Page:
Originally from Long Island, Mike Goodman, co-owner of Captain's BBQ, started his career in the wholesale bakery business. His father was a pastry chef who owned his own business. When his father's partner became too ill to work, Goodman bought out his shares and joined the family business. When his father retired, Goodman took over. He eventually brought in a partner and sold half the business in 2003. After six more years in the business, Goodman's partner bought him out and Goodman headed south.
"We were familiar with Flagler County from previous vacations," Goodman said. "It seemed like the obvious place for my wife, Grace, and I to 'retire'. On one of our previous visits, I met a guy named Christian Herrera. I was at a restaurant with Grace, talking about fishing, and he over overheard our conversation. Long story short, he invited me to go fishing with him the next day and we've been friends ever since."
Goodman continued, "It didn't take long after moving to Florida to get bored of retirement. I started thinking about launching a new business. That's when we saw that this building was empty and had a vision for what it could become. We put in an RFP and won the bid. That's pretty much how it started. I contacted Chris, who's also very much a foodie, and he was interested in becoming an equal partner with my wife and I."
According to Goodman, whether it's a BBQ restaurant or a wholesale bakery, good business practices are the same no matter what industry you're in. It's all about delivering an exceptional customer experience, a quality product and giving your customers what they want. Nevertheless, as Goodman shared, there were and are some new challenges they've had to overcome.
"The first thing was getting the food right," he said. "We started experimenting at least seven months before we opened. I bought a small smoker and we'd practice four or five times per week. We'd make little tweaks here and there. It's all experimentation. There was definitely a learning curve, but we got through it. The other challenge, especially in the beginning, was growing the business with a limited staff. For a while, it was just Chris, myself, one other employee and Grace. There were times when I was pulling pork for six hours straight. The ongoing challenge with a restaurant is staying relevant and continuing to grow. You can't remain stagnant."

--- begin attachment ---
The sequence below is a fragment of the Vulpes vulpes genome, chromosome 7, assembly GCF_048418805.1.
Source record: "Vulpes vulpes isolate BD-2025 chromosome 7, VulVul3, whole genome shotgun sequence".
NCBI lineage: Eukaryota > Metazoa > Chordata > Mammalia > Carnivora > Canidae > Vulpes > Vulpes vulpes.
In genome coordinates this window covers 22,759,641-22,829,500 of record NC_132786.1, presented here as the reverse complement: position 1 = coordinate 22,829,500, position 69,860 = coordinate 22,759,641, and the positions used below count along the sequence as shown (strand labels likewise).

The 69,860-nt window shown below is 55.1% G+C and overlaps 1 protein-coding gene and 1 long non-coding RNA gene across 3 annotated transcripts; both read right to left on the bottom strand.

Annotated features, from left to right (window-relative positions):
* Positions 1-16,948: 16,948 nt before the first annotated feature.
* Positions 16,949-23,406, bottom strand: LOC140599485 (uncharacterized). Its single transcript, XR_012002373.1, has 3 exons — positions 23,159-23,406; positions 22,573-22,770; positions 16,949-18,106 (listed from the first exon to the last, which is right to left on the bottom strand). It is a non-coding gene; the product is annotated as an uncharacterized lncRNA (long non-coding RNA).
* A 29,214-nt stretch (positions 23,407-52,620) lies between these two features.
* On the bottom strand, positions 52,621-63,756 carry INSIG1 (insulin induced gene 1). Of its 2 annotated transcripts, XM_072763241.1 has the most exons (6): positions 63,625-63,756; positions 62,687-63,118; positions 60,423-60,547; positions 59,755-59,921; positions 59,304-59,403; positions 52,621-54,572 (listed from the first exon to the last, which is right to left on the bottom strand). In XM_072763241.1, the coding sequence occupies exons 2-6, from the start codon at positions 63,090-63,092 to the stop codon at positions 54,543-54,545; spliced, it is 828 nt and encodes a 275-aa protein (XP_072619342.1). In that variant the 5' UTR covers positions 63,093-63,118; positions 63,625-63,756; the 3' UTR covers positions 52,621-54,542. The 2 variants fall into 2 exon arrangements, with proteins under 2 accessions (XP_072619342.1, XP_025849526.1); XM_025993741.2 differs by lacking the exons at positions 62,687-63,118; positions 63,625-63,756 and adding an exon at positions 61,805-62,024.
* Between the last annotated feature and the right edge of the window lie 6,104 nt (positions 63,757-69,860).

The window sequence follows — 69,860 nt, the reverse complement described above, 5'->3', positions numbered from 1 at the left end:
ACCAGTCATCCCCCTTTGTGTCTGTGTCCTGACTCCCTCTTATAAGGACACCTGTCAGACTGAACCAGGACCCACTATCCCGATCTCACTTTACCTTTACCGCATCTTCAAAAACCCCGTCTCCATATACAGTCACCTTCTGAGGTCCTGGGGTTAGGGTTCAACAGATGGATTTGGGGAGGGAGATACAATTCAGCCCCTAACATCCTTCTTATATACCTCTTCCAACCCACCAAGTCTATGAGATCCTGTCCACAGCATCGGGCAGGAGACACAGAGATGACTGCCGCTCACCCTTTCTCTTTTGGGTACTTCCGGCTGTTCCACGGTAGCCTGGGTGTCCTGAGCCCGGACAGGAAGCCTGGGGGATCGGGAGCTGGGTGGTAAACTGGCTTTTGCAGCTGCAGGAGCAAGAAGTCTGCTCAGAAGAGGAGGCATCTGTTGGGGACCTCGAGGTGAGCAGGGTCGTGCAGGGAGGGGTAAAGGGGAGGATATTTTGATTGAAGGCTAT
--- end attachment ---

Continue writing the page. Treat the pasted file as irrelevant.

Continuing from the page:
Located in a county park, Captain's BBQ started off as more of a bait shop than a BBQ restaurant. Over time, more food moved in and more tackle moved out. Today, it's more a restaurant with a limited supply of bait and tackle. Through word-of-mouth and by utilizing social media and sites such as Trip Advisor, Captain's BBQ has developed a reputation for succulent St. Louis style ribs, slow smoked tender beef brisket, a variety of homemade cheesecakes and great hospitality.
Looking ahead, Goodman, who primarily works on R&D and customer relations, would like to continue growing the business while allowing his partner, Christian, to be in charge of day-to-day operations and employee relations. When asked about the possibility of a second Captain's BBQ, Goodman responded, "If we can find the right location."
What advice does Goodman have for aspiring entrepreneurs? "In general, a lot of people go into business underfunded," he said. "Don't let this happen to you and don't go into business if you need a paycheck. We didn't take one for almost two years. You have to put in blood, sweat and tears. Don't count on your new business to be a cash cow. It takes time. As it relates to the food business, serve a great product at a fair price, train your staff to be friendly and welcoming and always be innovative."